While the police report itself may or may not be admissible as evidence in the courtroom, it is a vital tool that the police officers will rely upon in order to refresh their recollection of what took place in the event that they are called to testify. Remember, while the incident may be a life-changing event for the victim that he/she will never forget, it can be a rather unremarkable event for a police officer who handles many such incidents on a daily basis. (I can’t tell you how many times I have examined a police officer and he/she cannot remember a single detail about the incident other than what is set forth in the police report.)
Finally, it is very important that the victim obtain all information that is available about the police officers. I always recommend that the victim ask each officer for his/her business card, badge number, business telephone number, cellular phone number, the location of the station where he/she regularly works, and a rough idea of his/her work schedule. Without this information, it can be very difficult to track the officer(s) down after the incident is over.
In California, a victim of domestic violence can ask for a very temporary restraining order, known as an Emergency Protective Order (EPO), to be put into place immediately. An EPO can last for several days in order to allow the victim adequate time to go to Court in the event that the incident occurs after hours, on the weekend, or during a court holiday. The victim must ask for an EPO no matter what. At the very least, asking for it demonstrates the sincerity of the victim.
The victim must go to the family law court as soon as possible to seek a temporary restraining order (TRO). If the incident occurs during court hours on a weekday, the victim may be able to go into court the very same day. If not, they should plan to go into court the very next morning. Any delay in seeking a TRO can and will be used against the victim as evidence of insincerity.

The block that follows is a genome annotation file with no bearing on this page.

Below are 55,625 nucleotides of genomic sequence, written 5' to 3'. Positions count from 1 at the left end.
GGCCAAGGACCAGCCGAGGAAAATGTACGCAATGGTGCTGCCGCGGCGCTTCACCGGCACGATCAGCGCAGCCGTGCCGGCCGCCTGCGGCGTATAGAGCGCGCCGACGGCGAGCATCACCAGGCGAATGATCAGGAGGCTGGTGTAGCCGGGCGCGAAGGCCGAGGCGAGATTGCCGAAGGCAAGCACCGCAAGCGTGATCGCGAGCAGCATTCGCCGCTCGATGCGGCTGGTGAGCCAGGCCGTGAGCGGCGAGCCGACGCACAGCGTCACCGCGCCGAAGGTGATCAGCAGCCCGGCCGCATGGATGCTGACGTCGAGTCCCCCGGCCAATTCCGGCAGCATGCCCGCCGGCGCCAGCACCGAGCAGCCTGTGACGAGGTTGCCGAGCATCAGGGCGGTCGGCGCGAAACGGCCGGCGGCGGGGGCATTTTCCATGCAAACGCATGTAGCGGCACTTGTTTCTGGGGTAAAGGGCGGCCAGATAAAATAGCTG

The TRO can provide the victim with a number of things, including an order requiring the other party to stay a certain distance away, orders governing the personal conduct of the other party, orders requiring the other party to vacate the family residence, etc. However, these orders are only temporary.
The TRO should be registered with the local law enforcement authorities in whatever system they have in place. I always recommend that the client should also have at least three copies of the TRO with them before they leave the courthouse: one for their home, one for their car, and one to give to a friend or neighbor. This way, they have copies handy in case the other party violates the TRO and the police need to be involved again.
After a TRO is issued, the Court will likely set a return hearing in the near future when it will conduct a live evidentiary hearing (similar to a trial) to determine whether the TRO will be extended into a more permanent order. To do this, the Court will need to receive testimony and documentary evidence to substantiate the need for such a long-term order.
Each state has different rules and procedures, but it is almost always helpful to substantiate testimony with photographs, copies of communications, medical reports, recordings, and/or any other evidence documenting the incident along with any prior incident(s) of domestic violence.
In many instances, the local district attorney will be involved and may elect to pursue criminal charges against the other party. If that happens, it is imperative that the victim be fully cooperative with the district attorney.
If you are facing domestic violence issues, you must contact a family law attorney or the self-help section of the family law courthouse to assist you in connection with your claims.